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Angola Telecom prepares for deep restructuring

Article - October 6, 2011
Freed of operating the network, Angola Telecom will focus on improving services
FELICIANO ANTONIO, CHAIRMAN OF ANGOLA TELECOM
Angola Telecom faces an ironic situation. The company is hard at work building up the country’s telecommunications network, while at the same time preparing to be restructured in order to ensure fair competition with its many rivals.

As a new fibre-optic network is being laid around the country, the government and the company are considering a plan to separate the unit building and network maintenance from the commercial side of the business.

Angola Telecom’s restructuring aims to create a company more oriented to market needs and customers and that reaches high levels of operational excellence.
‘WE NEED TO HAVE THE RIGHT INFRASTRUCTURE AND THE RIGHT INVESTMENT TO HELP THE COUNTRY GROW. OUR NETWORK ALREADY COVERS ALL THE PROVINCES, WHICH IS A HUGE INVESTMENT’
MIGUEL VEIGA MARTINS
Executive Director of Unitel

‘ANGOLA HAS EXPERIENCED EXTRAORDINARY DEVELOPMENT IN RECENT YEARS, NOT JUST IN THE TELECOMS AND THE INFORMATION AND COMMUNICATIONS TECHNOLOGY SECTORS, BUT IN ALL SECTORS’

CARLOS BRITO
Board Member and Former CEO of Movicel

Angola Telecom is already taking the necessary steps to plan the breakup, and to focus more on improving client service. Consultants from Germany, Brazil and the Netherlands have been hired to help plan strategies for the new company, while the new infrastructure is being completed.

The company is in the middle of a programme to lay thousands of miles of fibre-optic cable around the country by 2012, with some 4,000 miles already in place, because it recognises the importance of reliable communications to economic growth. Studies have shown that investment in telecommunications generates a growth dividend thanks to telecoms’ capacity to reduce costs of interaction and expand market boundaries and information flows. The impact on economic growth in developing countries may even be twice as large compared to developed ones.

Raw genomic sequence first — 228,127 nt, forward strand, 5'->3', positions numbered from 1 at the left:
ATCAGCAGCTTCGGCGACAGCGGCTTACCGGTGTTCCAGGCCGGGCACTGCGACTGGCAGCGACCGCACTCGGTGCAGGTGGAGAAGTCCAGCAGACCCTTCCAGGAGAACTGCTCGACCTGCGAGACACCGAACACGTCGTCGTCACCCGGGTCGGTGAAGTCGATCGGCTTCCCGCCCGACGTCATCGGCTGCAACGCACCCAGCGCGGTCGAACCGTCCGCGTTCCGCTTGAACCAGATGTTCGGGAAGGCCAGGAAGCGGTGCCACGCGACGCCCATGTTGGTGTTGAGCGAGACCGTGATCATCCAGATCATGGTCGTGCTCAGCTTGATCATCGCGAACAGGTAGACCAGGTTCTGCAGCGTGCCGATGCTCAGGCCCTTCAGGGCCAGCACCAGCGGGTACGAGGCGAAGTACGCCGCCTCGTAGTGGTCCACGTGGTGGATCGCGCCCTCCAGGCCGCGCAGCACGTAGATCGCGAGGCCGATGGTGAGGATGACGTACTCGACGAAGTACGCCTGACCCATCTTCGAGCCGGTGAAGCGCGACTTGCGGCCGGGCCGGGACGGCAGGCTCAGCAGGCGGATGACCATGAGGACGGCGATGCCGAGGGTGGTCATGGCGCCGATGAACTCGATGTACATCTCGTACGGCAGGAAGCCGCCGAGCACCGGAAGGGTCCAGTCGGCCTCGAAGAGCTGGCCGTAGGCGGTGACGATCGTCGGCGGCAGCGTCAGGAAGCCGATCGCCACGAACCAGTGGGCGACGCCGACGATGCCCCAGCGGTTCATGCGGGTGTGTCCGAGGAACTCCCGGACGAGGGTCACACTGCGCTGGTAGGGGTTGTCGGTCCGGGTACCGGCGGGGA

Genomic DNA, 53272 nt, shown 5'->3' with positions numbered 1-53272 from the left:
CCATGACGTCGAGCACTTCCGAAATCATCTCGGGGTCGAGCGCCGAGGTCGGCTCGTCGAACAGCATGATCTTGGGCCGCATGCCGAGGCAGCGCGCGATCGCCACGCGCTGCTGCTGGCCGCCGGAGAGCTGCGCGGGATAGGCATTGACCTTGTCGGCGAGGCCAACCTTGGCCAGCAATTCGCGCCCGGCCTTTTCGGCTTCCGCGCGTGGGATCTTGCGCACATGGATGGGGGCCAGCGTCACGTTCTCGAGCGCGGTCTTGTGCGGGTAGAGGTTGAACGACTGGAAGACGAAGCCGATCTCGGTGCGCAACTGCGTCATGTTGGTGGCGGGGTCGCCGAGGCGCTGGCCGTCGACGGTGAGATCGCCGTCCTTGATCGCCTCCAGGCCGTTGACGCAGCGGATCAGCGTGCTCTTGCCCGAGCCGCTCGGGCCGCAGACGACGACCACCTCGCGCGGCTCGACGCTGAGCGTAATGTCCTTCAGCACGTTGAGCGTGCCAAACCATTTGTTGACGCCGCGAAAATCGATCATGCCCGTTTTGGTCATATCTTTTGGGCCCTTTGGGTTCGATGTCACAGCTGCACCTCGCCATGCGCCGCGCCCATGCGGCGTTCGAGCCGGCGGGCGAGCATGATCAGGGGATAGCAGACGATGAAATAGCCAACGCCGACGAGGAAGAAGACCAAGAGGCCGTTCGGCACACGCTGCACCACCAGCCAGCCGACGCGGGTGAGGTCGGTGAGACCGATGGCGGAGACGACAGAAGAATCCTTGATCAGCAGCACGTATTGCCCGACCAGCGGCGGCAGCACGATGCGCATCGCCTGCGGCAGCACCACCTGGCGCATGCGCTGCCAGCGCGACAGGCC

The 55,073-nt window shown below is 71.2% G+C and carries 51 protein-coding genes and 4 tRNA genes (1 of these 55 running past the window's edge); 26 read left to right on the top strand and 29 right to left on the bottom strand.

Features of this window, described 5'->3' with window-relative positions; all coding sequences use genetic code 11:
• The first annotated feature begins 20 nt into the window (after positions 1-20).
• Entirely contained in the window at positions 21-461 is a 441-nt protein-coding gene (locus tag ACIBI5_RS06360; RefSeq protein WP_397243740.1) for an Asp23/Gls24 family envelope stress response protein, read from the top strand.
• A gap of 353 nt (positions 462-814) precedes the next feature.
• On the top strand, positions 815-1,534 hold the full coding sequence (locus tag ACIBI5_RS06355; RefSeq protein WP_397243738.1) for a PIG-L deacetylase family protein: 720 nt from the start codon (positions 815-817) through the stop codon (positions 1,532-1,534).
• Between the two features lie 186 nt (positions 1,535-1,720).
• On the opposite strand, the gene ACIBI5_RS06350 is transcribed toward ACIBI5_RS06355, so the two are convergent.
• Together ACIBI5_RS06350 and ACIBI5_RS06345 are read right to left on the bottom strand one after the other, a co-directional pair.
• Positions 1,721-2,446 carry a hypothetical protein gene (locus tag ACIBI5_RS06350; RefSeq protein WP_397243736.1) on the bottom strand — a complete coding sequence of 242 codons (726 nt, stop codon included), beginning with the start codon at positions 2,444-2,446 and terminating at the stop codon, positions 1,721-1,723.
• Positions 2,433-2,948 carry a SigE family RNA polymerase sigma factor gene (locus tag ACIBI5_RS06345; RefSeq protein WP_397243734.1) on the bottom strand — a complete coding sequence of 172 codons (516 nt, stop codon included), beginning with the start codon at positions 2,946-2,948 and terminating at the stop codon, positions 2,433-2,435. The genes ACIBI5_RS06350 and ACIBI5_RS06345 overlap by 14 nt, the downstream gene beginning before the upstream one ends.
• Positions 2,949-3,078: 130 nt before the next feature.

According to Angola Telecom’s management, if Angola intends to be a strong country and a reference in the region and in Africa, its national telecoms operator must also be a reference.

After the end of the civil war in 2002, Angola’s communications infrastructure was practically wrecked and in dire need of investment. Great progress has already been made extending mobile telephone networks around the country, partly by Angola Telecom’s Movicel unit, and partly by its bigger competitor, Unitel.

The roll-out of Angola’s fixed-line network has been slower, hampered partly by the need to clear land mines out of some areas of the countryside. Still, because it is starting almost from zero, the final result will be a totally modern network using the latest technologies. Already over 90 per cent of the fixed-line network is digital.

While mobile telephony has attained a 60 per cent market penetration, fixed-line penetration still stands around 2 per cent. The fibre-optic network is intended to help remedy that situation. When finished it will provide high-quality communications, including internet, to most of the country and abroad.

Angola Telecom hasn’t forgotten the country’s poor either. It plans to install 1,000 pay phones per year around the country for the next few years, giving access to telecommunications even to those who can’t afford a mobile phone.
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